"Healthy animals are put down in shelters every day," Boswell said. "While the results may be the same (as killing them outside a shelter), it's how you get there."

Robbie Wilbur, spokesman for the state Department of Environmental Quality, said the agency has received no complaints about the dumping of carcasses in Canton and has no investigation pending.

Wilbur would not address the allegations against Esco. But he said dumping animal remains into the water could cause "public health issues."

The creek has since been cleaned up, McNeill said.

Officer Reginald Jones Changes His Story

An on-duty D.C. police officer charged with murder in a street robbery gone wrong initially told supervisors that he was at police headquarters writing search warrants the night of the Dec. 1 shooting, a homicide detective told a D.C. Superior Court judge Tuesday.

But, the detective testified, Officer Reginald Jones changed his story after a suspect in the case said Jones was involved in the crime. Jones then told police that he was at the scene of the shooting, sitting in his marked patrol car. But Jones told them that he was alone, investigating a tip about illegal guns. He has denied involvement in the shooting and robbery.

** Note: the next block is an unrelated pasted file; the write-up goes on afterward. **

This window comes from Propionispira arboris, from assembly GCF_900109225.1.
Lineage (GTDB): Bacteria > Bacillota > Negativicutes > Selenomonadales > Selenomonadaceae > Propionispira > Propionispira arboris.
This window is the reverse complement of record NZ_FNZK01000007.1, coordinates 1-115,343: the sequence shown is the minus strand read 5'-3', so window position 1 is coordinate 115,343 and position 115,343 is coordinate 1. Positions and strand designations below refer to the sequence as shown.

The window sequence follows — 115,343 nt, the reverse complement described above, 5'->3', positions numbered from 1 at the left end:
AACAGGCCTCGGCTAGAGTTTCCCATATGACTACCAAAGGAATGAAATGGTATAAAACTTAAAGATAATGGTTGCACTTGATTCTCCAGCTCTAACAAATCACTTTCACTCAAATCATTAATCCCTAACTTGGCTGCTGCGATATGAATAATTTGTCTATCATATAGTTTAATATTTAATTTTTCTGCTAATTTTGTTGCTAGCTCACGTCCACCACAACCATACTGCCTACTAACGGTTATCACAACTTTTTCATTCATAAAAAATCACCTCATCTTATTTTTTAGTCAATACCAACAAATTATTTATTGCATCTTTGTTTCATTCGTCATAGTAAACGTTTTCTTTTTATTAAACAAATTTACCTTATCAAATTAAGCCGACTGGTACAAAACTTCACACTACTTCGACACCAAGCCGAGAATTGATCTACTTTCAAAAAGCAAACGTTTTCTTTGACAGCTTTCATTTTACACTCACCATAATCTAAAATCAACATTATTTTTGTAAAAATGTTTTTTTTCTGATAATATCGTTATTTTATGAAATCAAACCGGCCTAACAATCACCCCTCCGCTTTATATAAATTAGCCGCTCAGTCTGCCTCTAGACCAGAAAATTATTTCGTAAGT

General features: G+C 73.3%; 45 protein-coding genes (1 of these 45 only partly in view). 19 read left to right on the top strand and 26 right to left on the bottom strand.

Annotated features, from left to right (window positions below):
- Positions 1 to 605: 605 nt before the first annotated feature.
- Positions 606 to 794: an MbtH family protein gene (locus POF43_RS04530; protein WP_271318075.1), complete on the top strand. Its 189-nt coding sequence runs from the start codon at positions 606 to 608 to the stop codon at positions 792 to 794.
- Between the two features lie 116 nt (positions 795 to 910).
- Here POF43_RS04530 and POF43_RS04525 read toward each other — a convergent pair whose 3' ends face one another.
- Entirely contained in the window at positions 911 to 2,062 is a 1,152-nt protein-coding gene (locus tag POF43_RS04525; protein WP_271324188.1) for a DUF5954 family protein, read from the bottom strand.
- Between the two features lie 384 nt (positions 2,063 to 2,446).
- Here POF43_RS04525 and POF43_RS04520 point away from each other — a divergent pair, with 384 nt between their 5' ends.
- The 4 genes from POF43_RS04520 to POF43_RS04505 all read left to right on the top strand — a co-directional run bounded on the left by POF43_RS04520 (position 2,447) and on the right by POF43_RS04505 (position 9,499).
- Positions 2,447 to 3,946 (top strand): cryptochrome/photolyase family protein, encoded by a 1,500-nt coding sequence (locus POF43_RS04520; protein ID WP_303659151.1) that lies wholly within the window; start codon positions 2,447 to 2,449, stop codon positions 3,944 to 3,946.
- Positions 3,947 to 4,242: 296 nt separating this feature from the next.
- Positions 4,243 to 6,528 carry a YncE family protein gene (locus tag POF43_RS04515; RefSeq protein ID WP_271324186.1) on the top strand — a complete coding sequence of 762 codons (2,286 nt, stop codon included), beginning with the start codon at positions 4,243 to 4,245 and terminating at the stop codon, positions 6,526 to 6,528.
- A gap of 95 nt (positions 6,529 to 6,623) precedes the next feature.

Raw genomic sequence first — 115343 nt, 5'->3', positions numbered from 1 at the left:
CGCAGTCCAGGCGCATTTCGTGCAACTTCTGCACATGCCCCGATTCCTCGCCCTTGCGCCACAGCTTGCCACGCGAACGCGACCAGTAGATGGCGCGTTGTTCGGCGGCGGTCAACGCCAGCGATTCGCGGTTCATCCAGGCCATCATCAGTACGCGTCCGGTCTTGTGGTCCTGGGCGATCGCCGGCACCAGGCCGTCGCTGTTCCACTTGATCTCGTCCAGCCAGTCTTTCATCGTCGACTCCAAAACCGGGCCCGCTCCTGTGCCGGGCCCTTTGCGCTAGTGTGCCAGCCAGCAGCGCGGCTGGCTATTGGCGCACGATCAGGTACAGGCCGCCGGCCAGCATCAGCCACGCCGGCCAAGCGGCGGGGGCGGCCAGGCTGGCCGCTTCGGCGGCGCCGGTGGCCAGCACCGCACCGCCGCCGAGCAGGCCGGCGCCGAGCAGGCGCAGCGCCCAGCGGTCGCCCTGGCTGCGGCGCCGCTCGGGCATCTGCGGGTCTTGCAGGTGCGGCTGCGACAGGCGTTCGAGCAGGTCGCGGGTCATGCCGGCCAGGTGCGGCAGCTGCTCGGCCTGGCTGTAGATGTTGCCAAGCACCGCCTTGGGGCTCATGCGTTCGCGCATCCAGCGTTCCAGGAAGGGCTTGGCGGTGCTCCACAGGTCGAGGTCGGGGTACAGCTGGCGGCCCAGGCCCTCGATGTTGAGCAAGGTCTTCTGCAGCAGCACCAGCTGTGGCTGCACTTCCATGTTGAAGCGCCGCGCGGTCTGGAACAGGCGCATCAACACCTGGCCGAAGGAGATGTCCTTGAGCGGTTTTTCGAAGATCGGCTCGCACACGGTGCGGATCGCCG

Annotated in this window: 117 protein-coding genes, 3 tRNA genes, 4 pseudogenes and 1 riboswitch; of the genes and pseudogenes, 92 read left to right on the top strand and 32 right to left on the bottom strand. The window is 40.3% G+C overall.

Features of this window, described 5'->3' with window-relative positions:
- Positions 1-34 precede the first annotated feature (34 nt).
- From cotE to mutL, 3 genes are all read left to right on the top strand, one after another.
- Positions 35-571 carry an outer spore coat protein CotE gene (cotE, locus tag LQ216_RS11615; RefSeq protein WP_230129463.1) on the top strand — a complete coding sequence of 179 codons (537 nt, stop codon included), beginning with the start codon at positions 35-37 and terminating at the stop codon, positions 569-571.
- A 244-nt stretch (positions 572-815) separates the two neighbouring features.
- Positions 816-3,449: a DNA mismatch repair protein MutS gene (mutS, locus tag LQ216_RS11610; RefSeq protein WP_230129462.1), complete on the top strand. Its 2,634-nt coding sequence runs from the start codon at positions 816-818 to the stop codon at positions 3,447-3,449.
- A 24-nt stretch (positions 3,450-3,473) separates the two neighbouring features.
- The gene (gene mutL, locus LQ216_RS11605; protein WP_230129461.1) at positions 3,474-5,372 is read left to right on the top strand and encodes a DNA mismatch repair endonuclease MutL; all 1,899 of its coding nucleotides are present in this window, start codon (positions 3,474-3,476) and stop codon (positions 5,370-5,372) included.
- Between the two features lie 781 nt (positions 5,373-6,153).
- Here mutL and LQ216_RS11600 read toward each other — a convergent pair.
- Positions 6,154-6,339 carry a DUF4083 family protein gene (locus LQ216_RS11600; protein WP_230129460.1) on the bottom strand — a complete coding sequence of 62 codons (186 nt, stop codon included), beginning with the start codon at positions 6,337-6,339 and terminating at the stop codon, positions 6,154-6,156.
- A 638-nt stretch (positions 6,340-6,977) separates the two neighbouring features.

Prosecutors have charged Jones, 40, a six-year member of the department, with felony murder in the shooting death of Arvel S. Alston, 40, during the robbery in the 4200 block of Fourth Street SE. One of the co-defendants, Rashun M. Parker, 27, of Temple Hills, the first of five suspects arrested in the case, identified Jones as being involved in planning to rob a suspected drug dealer. Parker has pleaded guilty to second-degree murder and conspiracy.

Jones, his ankles and wrists shackled, sat next to his attorney during the three-hour hearing.

Also seated at the defense table was Arvel Crawford, 19, Alston's son. Parker has said Crawford accidentally killed Alston during a scuffle with the intended robbery victim. Police said Alston had about $4,200 in cash stuffed in his pockets.

The courtroom was filled with family members of the victim and the suspects, as well as uniformed police officers and detectives. Jones, of Upper Marlboro, was assigned to the department's narcotics and gun recovery unit.

Also charged in the case are Jarvis Clark, 19, of Temple Hills and Lynn Daniel Wilkerson, 33, of Hyattsville.

Detective Anthony Greene testified Tuesday that police recovered from Wilkerson's home two police-issued bulletproof vests, one of which had "property of R. Jones" written inside, portable flashing red lights and a home-invasion battering ram that was marked "gun recovery unit."

Greene said the suspects discussed the plan to rob Tyrone Herring, 45, while hanging out at an auto detailing shop in Suitland owned by Wilkerson and frequented by Jones. Greene testified that detectives recovered surveillance video from the auto shop that showed Jones there, sitting at a computer, while the other men were discussing the robbery and distributing guns.